13 October 2021

Supply Chain Sclerosis

Empty shelves in supermarkets, restaurants closing through lack of fresh supplies, no milkshakes in McDonalds – all these have been a feature of recent news coverage.

What is causing all these problems and do they have any significance for investors? 

The answer to the first question is Brexit and the pandemic, though determining which is most important is not easy. As for the second question, of course there are implications in the investment world, but some will be of a positive nature, even if there are clear negative aspects to the disruption we presently face.

It is hard to disentangle these two defining factors that threaten to interfere with our supply of festive goods this Christmas. Brexit might initially appear a more straightforward influence to assess, but it is still difficult to determine how things might ultimately pan out. The pandemic affects us all, so the disruption we are facing is being shared in some measure all around the world and we still do not know what the final outcome might be, if indeed there is one. It is worth looking at the specific areas of disruption to try to determine what the future might hold. 

It is believed that 14,000 or more European HGV drivers returned home as a consequence of both Brexit and the pandemic.  

Take the current shortage of lorry drivers, often blamed on European drivers leaving the UK. True, it is believed that 14,000 or more European HGV drivers returned home as a consequence of both Brexit and the pandemic, with just a few hundred subsequently returning. The main reason for this mass migration of these transportation workers is far from clear, but this absence of drivers has simply added to a problem exacerbated by difficulties in recruiting new drivers because the pandemic has interfered with training programmes. In addition, the so-called pingdemic further reduced the supply of those able to work.

But it is not just road freight that is providing a block on getting goods transported from manufacturer to consumer. Ocean freight has also suffered. According to Hapag Lloyd, the German transportation company, some 12% of the world’s ocean shipping fleet was laid up by early this year due to the pandemic. Yet demand for goods has been on the increase as consumer behaviour changes as a consequence of the measures introduced to combat Covid. The result has been to push freight rates higher – good news for shipping companies, but less so for retailers and their customers.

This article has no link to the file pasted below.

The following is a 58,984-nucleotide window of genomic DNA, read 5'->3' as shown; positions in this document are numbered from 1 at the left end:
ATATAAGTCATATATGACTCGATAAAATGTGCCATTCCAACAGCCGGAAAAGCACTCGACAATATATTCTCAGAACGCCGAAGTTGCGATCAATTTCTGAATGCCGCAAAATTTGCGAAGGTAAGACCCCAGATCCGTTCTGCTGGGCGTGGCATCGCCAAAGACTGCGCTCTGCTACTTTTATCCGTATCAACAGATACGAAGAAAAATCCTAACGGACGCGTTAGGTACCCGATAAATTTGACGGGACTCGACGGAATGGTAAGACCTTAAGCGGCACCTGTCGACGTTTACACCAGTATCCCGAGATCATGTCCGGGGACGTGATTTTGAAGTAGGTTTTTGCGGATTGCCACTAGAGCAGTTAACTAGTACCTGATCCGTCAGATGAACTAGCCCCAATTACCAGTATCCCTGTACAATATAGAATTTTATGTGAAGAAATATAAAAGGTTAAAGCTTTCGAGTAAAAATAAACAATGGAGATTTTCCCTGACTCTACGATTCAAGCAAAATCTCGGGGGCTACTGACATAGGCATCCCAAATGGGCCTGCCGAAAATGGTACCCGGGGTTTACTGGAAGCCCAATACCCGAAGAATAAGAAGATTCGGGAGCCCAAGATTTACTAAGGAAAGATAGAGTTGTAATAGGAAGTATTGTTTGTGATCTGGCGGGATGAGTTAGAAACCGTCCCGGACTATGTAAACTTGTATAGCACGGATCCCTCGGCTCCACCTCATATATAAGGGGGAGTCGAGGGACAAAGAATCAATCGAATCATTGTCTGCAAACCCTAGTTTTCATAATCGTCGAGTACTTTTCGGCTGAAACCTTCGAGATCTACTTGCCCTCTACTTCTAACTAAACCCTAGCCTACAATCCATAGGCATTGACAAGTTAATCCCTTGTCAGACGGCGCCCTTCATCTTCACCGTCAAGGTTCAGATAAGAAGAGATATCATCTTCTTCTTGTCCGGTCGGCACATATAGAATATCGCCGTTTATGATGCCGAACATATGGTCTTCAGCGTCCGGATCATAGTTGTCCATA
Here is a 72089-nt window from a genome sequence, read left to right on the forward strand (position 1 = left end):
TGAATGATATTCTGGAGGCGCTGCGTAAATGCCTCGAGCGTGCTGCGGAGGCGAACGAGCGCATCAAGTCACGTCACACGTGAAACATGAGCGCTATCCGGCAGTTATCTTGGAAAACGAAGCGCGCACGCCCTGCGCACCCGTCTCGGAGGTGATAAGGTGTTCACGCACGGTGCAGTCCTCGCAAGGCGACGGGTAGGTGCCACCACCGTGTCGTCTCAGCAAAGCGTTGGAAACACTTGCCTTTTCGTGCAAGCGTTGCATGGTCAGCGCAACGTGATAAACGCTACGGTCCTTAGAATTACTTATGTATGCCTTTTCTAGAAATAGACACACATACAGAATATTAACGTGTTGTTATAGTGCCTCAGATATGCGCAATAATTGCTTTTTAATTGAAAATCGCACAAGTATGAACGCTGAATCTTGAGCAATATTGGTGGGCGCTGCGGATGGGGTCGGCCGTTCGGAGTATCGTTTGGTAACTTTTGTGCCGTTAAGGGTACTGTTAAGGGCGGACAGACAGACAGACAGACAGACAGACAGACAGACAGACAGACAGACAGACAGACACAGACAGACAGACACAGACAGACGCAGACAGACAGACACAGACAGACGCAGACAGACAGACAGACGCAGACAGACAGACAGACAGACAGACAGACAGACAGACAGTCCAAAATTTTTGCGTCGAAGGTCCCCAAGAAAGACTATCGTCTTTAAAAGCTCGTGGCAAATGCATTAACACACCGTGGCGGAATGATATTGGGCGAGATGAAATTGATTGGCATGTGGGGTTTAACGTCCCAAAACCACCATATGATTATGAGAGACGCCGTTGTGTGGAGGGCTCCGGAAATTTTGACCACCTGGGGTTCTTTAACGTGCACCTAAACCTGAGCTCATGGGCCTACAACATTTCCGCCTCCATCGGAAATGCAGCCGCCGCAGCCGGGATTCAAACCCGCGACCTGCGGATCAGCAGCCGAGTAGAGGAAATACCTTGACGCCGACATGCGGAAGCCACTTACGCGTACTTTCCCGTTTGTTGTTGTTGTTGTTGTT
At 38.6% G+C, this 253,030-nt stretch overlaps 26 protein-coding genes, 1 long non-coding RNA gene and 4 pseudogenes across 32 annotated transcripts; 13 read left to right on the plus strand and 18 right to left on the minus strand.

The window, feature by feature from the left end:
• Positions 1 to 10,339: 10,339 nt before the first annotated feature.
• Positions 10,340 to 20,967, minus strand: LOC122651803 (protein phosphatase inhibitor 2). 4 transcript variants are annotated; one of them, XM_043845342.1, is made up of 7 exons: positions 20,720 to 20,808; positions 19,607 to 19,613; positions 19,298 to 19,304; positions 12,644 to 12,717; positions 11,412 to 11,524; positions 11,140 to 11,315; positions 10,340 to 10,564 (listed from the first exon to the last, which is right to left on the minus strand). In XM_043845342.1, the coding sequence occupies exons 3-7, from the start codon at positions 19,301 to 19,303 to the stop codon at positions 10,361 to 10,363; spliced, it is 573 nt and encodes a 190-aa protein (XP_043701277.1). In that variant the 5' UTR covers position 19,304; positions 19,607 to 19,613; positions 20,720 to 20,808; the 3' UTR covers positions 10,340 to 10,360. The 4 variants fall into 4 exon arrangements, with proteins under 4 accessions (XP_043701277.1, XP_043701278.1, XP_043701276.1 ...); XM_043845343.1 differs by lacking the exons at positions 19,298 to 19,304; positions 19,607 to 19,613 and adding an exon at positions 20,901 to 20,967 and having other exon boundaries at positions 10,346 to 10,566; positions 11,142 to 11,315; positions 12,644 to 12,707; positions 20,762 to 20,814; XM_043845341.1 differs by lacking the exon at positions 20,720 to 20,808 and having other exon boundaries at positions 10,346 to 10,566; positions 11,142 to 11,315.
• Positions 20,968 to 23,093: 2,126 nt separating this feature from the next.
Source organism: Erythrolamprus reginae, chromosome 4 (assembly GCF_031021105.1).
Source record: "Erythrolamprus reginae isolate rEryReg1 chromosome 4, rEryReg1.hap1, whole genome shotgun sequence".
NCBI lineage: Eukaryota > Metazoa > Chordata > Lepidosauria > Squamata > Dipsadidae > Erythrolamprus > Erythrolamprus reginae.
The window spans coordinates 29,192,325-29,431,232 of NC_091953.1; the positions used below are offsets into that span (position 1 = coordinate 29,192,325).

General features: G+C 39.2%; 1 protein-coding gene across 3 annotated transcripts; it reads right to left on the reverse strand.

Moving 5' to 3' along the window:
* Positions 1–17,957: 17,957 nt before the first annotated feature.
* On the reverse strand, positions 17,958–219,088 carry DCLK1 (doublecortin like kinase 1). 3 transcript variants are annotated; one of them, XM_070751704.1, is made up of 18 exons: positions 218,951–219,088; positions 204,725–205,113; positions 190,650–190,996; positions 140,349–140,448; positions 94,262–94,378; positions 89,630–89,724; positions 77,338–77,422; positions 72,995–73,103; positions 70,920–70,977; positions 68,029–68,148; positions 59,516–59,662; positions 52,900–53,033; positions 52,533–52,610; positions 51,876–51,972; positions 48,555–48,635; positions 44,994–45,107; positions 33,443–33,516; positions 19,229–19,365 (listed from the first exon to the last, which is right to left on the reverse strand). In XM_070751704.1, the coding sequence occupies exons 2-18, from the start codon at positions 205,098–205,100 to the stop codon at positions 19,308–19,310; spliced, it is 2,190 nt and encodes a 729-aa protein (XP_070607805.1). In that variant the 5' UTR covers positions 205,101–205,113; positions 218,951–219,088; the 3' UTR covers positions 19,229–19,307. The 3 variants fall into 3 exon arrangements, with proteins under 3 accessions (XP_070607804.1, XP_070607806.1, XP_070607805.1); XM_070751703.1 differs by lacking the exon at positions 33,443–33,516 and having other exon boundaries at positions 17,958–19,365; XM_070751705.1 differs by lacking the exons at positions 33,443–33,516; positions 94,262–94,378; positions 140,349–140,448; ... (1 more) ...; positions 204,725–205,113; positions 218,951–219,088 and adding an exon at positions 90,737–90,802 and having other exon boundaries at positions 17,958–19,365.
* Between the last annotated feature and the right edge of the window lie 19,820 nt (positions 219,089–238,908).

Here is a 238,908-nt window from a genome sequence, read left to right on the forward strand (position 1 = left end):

Other issues disrupted international trade, with the closure of the Suez Canal back in March an unwelcome further influence. Freight rates soared in some areas, with rises as much as 350% being recorded. Even at the most basic level it now costs 50% more to ship a container than it did before coronavirus struck. Moreover, as demand becomes more robust as restrictions to deal with Covid are removed, port facilities are becoming over stretched. With investment in shipping infrastructure lagging the boost to demand that the change in consumption patterns has engendered, little wonder that this situation is both adding to inflationary pressures and slowing the rate of recovery from the pandemic-induced recession.

The restricted supply of some goods is producing a knock-on effect elsewhere. A shortage of semi-conductors is impinging on a number of industries, most notably car manufacturing, as recent figures have demonstrated. Mobile phones are similarly affected. Several consumer giants, like Unilever, have also pointed to the negative impact of supply chain disruption. It seems that escape from the coronavirus pandemic is going to be far from straightforward.

It seems that it is the lowest paid jobs that are not being filled, so perhaps one consequence of this will be to push labour rates higher.

There are other industries where labour shortages are having an adverse effect. Agriculture has suffered from a lack of workers to harvest some crops, while in my part of the country, suppliers of chicken products have complained of having insufficient staffing levels to cope with demand. Again, it seems that it is the lowest paid jobs that are not being filled, so perhaps one consequence of this will be to push labour rates higher, with a possible further knock-on effect for inflation.

Recent numbers from emerging markets confirm that the rate of global economic growth is slowing. Similarly, sterling pulling back from recent highs underscore the growing belief that our own economic recovery is being adversely affected by both supply chain issues and the expectation of yet more disruption occurring as the new rules governing trade with our erstwhile European partners add to the complexity of shipping goods between here and the Continent.

So far markets have managed to shrug these concerns aside. Indeed, the pressures created could drive productivity higher and help reduce unemployment, so it is by no means all bad news. We have to rely on innovation and flexibility to sort these problems out, but if they persist into the next year, it is hard to see our economic performance remaining unaffected. This is a developing situation that needs to be watched closely.

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